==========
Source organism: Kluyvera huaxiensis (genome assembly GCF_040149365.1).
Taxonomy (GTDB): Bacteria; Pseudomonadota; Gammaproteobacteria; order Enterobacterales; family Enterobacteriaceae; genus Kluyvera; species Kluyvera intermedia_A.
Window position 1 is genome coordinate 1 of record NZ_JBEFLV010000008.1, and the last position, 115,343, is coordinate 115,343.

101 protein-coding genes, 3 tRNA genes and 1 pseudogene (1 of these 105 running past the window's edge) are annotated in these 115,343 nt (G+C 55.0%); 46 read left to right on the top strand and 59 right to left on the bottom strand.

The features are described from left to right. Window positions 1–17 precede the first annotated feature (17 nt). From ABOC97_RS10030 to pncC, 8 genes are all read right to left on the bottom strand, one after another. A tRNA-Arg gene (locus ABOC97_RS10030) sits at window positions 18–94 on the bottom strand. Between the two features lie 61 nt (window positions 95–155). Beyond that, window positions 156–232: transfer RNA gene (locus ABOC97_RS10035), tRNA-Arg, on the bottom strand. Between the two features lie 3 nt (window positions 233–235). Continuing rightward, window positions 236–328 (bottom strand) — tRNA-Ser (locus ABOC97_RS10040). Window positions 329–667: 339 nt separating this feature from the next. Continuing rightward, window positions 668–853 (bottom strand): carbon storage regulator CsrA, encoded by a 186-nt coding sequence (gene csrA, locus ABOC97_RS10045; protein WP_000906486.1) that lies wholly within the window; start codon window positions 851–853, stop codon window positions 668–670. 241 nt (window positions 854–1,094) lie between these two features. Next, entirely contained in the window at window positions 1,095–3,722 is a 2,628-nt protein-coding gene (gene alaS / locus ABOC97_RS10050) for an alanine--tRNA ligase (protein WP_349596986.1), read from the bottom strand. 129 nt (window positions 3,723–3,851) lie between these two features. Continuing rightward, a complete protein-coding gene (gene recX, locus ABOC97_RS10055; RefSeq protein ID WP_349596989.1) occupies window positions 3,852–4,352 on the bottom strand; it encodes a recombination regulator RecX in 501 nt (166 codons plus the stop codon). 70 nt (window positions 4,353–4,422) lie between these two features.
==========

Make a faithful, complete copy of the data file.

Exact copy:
Source organism: Kluyvera huaxiensis (genome assembly GCF_040149365.1).
Taxonomy (GTDB): Bacteria; Pseudomonadota; Gammaproteobacteria; order Enterobacterales; family Enterobacteriaceae; genus Kluyvera; species Kluyvera intermedia_A.
Window position 1 is genome coordinate 1 of record NZ_JBEFLV010000008.1, and the last position, 115,343, is coordinate 115,343.

101 protein-coding genes, 3 tRNA genes and 1 pseudogene (1 of these 105 running past the window's edge) are annotated in these 115,343 nt (G+C 55.0%); 46 read left to right on the top strand and 59 right to left on the bottom strand.

The features are described from left to right. Window positions 1–17 precede the first annotated feature (17 nt). From ABOC97_RS10030 to pncC, 8 genes are all read right to left on the bottom strand, one after another. A tRNA-Arg gene (locus ABOC97_RS10030) sits at window positions 18–94 on the bottom strand. Between the two features lie 61 nt (window positions 95–155). Beyond that, window positions 156–232: transfer RNA gene (locus ABOC97_RS10035), tRNA-Arg, on the bottom strand. Between the two features lie 3 nt (window positions 233–235). Continuing rightward, window positions 236–328 (bottom strand) — tRNA-Ser (locus ABOC97_RS10040). Window positions 329–667: 339 nt separating this feature from the next. Continuing rightward, window positions 668–853 (bottom strand): carbon storage regulator CsrA, encoded by a 186-nt coding sequence (gene csrA, locus ABOC97_RS10045; protein WP_000906486.1) that lies wholly within the window; start codon window positions 851–853, stop codon window positions 668–670. 241 nt (window positions 854–1,094) lie between these two features. Next, entirely contained in the window at window positions 1,095–3,722 is a 2,628-nt protein-coding gene (gene alaS / locus ABOC97_RS10050) for an alanine--tRNA ligase (protein WP_349596986.1), read from the bottom strand. 129 nt (window positions 3,723–3,851) lie between these two features. Continuing rightward, a complete protein-coding gene (gene recX, locus ABOC97_RS10055; RefSeq protein ID WP_349596989.1) occupies window positions 3,852–4,352 on the bottom strand; it encodes a recombination regulator RecX in 501 nt (166 codons plus the stop codon). 70 nt (window positions 4,353–4,422) lie between these two features.